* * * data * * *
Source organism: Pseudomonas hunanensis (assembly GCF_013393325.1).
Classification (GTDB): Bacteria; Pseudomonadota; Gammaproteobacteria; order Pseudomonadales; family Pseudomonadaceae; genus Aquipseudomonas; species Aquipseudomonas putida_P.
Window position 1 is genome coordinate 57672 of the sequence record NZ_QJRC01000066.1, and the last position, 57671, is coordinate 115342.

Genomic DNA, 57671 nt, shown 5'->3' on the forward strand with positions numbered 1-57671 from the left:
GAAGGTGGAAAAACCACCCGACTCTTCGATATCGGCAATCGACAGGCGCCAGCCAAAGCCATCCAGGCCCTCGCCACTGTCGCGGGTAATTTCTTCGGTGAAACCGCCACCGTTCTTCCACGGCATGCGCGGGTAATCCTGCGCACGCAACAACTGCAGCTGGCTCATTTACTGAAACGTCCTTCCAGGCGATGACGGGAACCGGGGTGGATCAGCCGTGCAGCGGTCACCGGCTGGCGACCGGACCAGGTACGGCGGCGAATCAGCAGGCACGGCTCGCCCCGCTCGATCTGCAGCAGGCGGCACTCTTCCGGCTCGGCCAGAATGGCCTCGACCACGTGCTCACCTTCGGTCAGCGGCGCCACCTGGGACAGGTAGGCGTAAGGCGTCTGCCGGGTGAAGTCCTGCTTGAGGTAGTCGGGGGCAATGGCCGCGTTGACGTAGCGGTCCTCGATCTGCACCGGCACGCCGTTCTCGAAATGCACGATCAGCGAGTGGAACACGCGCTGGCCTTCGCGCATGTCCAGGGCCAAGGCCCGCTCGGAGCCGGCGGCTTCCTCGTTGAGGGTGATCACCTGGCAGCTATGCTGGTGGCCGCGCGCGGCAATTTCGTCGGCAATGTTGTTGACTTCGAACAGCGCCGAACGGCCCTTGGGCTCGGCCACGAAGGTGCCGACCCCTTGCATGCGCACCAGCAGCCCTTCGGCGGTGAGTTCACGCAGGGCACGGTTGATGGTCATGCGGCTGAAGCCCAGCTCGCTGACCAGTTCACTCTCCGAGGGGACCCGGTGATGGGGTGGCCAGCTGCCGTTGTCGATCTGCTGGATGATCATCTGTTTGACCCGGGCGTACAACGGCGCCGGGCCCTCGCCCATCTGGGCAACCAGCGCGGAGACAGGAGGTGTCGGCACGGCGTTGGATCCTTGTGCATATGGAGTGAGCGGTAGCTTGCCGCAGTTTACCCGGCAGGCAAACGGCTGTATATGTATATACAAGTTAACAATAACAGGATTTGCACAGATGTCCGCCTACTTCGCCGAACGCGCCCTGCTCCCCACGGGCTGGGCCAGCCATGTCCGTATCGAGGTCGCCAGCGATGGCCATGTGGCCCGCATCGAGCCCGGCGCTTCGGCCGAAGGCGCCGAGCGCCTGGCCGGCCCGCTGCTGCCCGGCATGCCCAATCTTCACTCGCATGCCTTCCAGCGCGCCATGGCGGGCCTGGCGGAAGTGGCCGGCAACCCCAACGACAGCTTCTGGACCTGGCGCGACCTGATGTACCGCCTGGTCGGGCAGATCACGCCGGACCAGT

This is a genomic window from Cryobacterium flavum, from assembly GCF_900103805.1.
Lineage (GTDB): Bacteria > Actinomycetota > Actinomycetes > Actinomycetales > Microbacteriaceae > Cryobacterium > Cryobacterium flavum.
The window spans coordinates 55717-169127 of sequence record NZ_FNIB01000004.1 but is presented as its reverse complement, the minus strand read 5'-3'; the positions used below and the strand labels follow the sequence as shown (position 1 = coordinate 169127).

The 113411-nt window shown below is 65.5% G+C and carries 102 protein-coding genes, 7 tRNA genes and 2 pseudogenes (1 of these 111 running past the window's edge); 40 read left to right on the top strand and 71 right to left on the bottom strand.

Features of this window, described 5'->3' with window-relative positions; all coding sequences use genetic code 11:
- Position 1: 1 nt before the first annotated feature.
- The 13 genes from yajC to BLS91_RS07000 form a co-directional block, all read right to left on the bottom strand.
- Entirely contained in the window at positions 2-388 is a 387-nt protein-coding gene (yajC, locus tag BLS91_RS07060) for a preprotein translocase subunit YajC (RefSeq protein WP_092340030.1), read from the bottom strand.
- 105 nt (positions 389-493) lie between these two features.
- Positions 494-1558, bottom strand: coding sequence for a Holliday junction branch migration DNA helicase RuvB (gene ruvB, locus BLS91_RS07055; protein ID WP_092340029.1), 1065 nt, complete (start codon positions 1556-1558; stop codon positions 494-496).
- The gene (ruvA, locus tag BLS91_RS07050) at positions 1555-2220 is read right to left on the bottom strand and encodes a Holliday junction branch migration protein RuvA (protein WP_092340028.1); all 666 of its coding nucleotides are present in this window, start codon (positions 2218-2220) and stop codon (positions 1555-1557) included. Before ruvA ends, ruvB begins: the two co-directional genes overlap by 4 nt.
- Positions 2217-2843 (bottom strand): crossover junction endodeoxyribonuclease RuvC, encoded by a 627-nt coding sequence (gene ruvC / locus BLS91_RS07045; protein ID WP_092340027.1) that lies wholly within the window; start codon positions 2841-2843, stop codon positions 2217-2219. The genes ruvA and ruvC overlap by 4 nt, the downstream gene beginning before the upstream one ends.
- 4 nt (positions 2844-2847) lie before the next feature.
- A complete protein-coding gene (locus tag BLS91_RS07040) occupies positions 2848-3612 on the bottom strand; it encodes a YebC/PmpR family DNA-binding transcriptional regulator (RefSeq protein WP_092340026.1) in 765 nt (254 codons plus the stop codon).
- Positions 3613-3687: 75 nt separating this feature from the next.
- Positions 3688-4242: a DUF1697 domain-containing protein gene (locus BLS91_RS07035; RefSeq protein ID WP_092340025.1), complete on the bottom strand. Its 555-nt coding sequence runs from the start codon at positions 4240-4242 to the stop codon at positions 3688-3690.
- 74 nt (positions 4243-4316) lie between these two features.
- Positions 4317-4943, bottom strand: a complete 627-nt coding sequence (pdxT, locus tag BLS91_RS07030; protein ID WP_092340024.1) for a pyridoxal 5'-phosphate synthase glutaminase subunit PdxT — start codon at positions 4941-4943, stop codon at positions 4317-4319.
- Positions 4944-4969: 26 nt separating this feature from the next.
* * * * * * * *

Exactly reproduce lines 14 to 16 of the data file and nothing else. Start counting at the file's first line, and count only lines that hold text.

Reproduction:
- 105 nt (positions 389-493) lie between these two features.
- Positions 494-1558, bottom strand: coding sequence for a Holliday junction branch migration DNA helicase RuvB (gene ruvB, locus BLS91_RS07055; protein ID WP_092340029.1), 1065 nt, complete (start codon positions 1556-1558; stop codon positions 494-496).
- The gene (ruvA, locus tag BLS91_RS07050) at positions 1555-2220 is read right to left on the bottom strand and encodes a Holliday junction branch migration protein RuvA (protein WP_092340028.1); all 666 of its coding nucleotides are present in this window, start codon (positions 2218-2220) and stop codon (positions 1555-1557) included. Before ruvA ends, ruvB begins: the two co-directional genes overlap by 4 nt.